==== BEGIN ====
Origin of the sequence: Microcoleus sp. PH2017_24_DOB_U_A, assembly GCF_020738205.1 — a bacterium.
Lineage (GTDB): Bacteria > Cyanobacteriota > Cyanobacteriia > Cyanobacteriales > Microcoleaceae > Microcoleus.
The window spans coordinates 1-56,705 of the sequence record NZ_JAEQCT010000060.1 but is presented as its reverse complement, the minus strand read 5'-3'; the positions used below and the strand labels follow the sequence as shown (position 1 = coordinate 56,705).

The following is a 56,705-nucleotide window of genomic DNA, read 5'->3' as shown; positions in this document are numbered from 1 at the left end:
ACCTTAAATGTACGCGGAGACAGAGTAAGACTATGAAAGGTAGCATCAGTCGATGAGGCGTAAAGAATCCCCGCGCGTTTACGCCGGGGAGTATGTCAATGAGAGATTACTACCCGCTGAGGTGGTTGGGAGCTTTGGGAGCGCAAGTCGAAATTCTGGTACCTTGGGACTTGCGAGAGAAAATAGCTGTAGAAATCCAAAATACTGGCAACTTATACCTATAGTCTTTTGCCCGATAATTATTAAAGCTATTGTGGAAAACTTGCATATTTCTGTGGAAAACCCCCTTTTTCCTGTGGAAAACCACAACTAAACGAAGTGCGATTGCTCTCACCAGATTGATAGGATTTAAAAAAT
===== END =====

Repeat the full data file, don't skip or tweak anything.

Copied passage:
Origin of the sequence: Microcoleus sp. PH2017_24_DOB_U_A, assembly GCF_020738205.1 — a bacterium.
Lineage (GTDB): Bacteria > Cyanobacteriota > Cyanobacteriia > Cyanobacteriales > Microcoleaceae > Microcoleus.
The window spans coordinates 1-56,705 of the sequence record NZ_JAEQCT010000060.1 but is presented as its reverse complement, the minus strand read 5'-3'; the positions used below and the strand labels follow the sequence as shown (position 1 = coordinate 56,705).

The following is a 56,705-nucleotide window of genomic DNA, read 5'->3' as shown; positions in this document are numbered from 1 at the left end:
ACCTTAAATGTACGCGGAGACAGAGTAAGACTATGAAAGGTAGCATCAGTCGATGAGGCGTAAAGAATCCCCGCGCGTTTACGCCGGGGAGTATGTCAATGAGAGATTACTACCCGCTGAGGTGGTTGGGAGCTTTGGGAGCGCAAGTCGAAATTCTGGTACCTTGGGACTTGCGAGAGAAAATAGCTGTAGAAATCCAAAATACTGGCAACTTATACCTATAGTCTTTTGCCCGATAATTATTAAAGCTATTGTGGAAAACTTGCATATTTCTGTGGAAAACCCCCTTTTTCCTGTGGAAAACCACAACTAAACGAAGTGCGATTGCTCTCACCAGATTGATAGGATTTAAAAAAT